Saturday, November 28, 2020


I only made 2 flights at the November HARA launch; the first was that of the RX-16, described in the last post, and the second was the maiden flight of my Quest Q E-Z Payloader, a "Qwik Kit" I acquired many moons ago. It was recommended by Art Upton as a good starting rocket to loft his BoosterVision Mini GearCam, a 2.4 GHz camera that live-streamed the video to a receiver, much like the way it is done by NASA, Space X and ULA. While I tested the GearCam on the ground, I never got around to flying it - and for the life of me, I can't remember why. Anyway, the Q E-Z Payloader has sat on the shelf for over a decade, until I decided to launch it two weekends ago.

Quest Q E-Z Payloader (Click to enlarge).

And the rocket did carry a camera, even though it was not the one for which it was purchased. I taped the Estes camera to the side of the payload section, and, just to make things more nerdy, loaded a Perfectflite PNUT into the compartment. A quick weight check indicated that an Estes C6-5 would be about perfect for the flight - I estimated a peak altitude of around 350 feet, which was high enough to get good footage, but not so high as to make for a long walk. Yep, I had thought things through and prepared pretty well.

Uh huh...

The Q E-Z Payloader left the pad and headed up into the blue sky. I watched it arc over and was pleased to see the nylon Apogee chute deploy. But then I caught a glimpse of other pieces falling, and that's when it hit me...

I had forgotten to tape the nose cone to the payload tube, so it would stay in place throughout the flight.

So those two additional falling pieces were the nose cone (no big deal) and the PNUT altimeter (big deal, to the tune of $60). And I did not see where they landed, so I did not have a location to search.

Sighing, I trudged after the rocket, having little hope of recovering the nose cone or, more importantly, the altimeter (assuming it survived the fall). But fortune did smile upon me, for as I was returning to the flight line one of the rocketeers at the high power pads handed me the altimeter. He had heard it beeping - PNUTs are noisy little beasties - and located it on the ground using the sound. I also got back the nose cone, which was a minor miracle. The model has been put back on the shelf, ready for its next flight. And I hope to not be as stupid for that one.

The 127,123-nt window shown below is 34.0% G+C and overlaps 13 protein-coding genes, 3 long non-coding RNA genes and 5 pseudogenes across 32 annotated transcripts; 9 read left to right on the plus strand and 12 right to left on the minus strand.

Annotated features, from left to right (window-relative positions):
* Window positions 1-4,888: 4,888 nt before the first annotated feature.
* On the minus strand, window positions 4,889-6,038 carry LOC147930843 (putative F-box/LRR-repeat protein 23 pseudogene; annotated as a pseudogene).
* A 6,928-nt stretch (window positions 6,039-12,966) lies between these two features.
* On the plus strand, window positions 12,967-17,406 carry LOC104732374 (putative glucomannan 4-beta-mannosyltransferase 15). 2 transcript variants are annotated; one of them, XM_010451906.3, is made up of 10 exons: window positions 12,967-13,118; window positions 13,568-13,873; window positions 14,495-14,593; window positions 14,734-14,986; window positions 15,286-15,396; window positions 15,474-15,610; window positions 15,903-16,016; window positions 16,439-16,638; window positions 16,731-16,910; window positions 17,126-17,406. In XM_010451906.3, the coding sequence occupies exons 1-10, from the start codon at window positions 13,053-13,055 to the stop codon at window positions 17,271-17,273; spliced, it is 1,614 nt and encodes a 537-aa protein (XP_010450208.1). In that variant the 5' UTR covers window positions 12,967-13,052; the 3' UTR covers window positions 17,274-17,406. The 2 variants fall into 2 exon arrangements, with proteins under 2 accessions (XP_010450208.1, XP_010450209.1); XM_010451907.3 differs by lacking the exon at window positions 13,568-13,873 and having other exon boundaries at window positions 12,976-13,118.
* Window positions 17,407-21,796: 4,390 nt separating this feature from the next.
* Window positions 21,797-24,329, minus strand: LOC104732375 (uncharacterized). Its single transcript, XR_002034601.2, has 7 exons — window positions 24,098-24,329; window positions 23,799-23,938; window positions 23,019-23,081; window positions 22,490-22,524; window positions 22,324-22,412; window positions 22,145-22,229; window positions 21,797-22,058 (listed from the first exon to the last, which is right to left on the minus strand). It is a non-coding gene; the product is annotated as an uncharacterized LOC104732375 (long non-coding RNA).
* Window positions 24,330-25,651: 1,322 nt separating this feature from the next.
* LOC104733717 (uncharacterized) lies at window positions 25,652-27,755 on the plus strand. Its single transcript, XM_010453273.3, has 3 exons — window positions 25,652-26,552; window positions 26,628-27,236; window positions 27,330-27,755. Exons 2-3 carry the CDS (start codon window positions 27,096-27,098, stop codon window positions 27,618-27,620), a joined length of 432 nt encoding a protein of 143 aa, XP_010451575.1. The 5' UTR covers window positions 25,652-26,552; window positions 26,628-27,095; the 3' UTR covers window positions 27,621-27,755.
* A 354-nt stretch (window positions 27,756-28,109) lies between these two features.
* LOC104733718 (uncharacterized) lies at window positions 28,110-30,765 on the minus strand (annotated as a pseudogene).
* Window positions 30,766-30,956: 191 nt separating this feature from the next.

Anyway, I downloaded the data from the altimeter - which appears to be undamaged, as it fell in its holder tube - and got an answer to the question "What does an altimeter record as it is free falling to the ground?" Apparently the tumbling results in oscillations, as you can see from the below graph. The altimeter was also not as snug in the holder tube as I would have liked, and that also shows in the flight profile. At least my motor choice was correct.

Q E-Z Payloader flight profile from November HARA launch (Click to enlarge).

Being taped to the side of the payload section, the camera stayed with the rocket, and I managed to pull a few interesting frames from the video:

Ignition (Click to enlarge)!

Coasting upward (Click to enlarge).

Parachute deploy (Click to enlarge).

Altimeter and nose cone falling away (Click to enlarge).

So a good ending came out of a royal screw-up on my part. That does not happen often.